Integrative medicine is the junction at which all health disciplines diverge. It’s the place where truly collaborative healthcare takes place in a team-based approach to patient-centred care. It’s also a method of healthcare, that does not have to take place “after the fact” - but rather can occur throughout one’s life, in a proactive manner to prevent disease.
Integrative medicine means looking at the patients’ needs and cherry-picking those healthcare modalities that best suit them as an individual to address their current, or future health risks.
One of the fundamental flaws of the typical medical approach is looking at the body in terms of individual body systems. Patients are often referred by their “jack-of-all-trades” GP, to “specialist” teams for specific ailments. However, what this approach really lacks, is the understanding that there are interrelated drivers of health and disease, that cross multiple organ systems. Disease rarely occurs in isolation, but rather, sets off a cascade of events within the body that depending on a person’s individual genetic and lifestyle factors can alter the trajectory of their health.
One of the misconceptions of the integrative medicine approach is that it is some kind of “fluffy”, “hippie” or non-scientific approach to health care. Particularly because there’s an element of “complementary medicine” at the core of the treatment plan. On the contrary! Integrative medicine is practiced by all manner of health professionals, from naturopaths and nutritionists, to doctors, medical professionals, specialists, chiropractors and many more. Many health professionals are now building on their knowledge of biochemistry, their counselling techniques and becoming well versed in the evidence for natural medicine.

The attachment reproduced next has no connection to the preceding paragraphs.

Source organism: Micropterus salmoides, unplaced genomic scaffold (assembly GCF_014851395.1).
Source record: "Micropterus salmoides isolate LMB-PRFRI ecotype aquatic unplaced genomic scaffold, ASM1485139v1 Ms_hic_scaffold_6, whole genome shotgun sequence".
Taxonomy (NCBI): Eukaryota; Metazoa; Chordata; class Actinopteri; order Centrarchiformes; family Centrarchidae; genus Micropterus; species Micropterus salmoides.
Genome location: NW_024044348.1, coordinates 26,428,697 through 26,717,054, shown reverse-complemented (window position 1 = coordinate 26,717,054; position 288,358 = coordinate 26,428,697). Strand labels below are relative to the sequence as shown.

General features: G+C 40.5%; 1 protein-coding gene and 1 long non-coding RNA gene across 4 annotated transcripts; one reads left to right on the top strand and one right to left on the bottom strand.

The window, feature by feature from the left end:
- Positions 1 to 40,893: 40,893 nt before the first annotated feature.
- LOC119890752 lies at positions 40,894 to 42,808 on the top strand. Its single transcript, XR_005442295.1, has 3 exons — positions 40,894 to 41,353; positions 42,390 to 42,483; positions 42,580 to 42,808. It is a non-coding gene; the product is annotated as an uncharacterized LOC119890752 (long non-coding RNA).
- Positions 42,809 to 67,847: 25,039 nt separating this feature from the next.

There is a movement now, towards a greater recognition that any healthcare modality can only get you so far with patient results if other aspects of their health are not being addressed. Aspects such as diet, lifestyle, values, education, environment, occupation, exposure, nutritional deficiencies and genetics are just some of the elements integrative medical professionals address in their patients.
The evidence in these areas of complementary and integrative medicine just continues to grow. You can now find excellent quality research into the use of herbal medicines, nutritional therapy, dietary intervention and even for the practice of meditation and yoga. These are all quantitative areas of the evidence-based model of healthcare. They are low-risk interventions with discernible outcomes to the quality of life of patients. The art then, is in the network of well-qualified experts in these fields that health professionals surround themselves with and refer to.
The demand from patients and consumers for this kind of collaborative approach to healthcare is high. The medicine of the future will no longer satisfy patients with a “Symptom X = Drug A” approach to health. The public are demanding an educational approach to their healthcare. They want to learn how to live better, be better and maintain wellness. Not just of body, but also of mind. They’re looking for a partnership from their healthcare team.
So, as I said at the beginning… integrative medicine is the future of healthcare.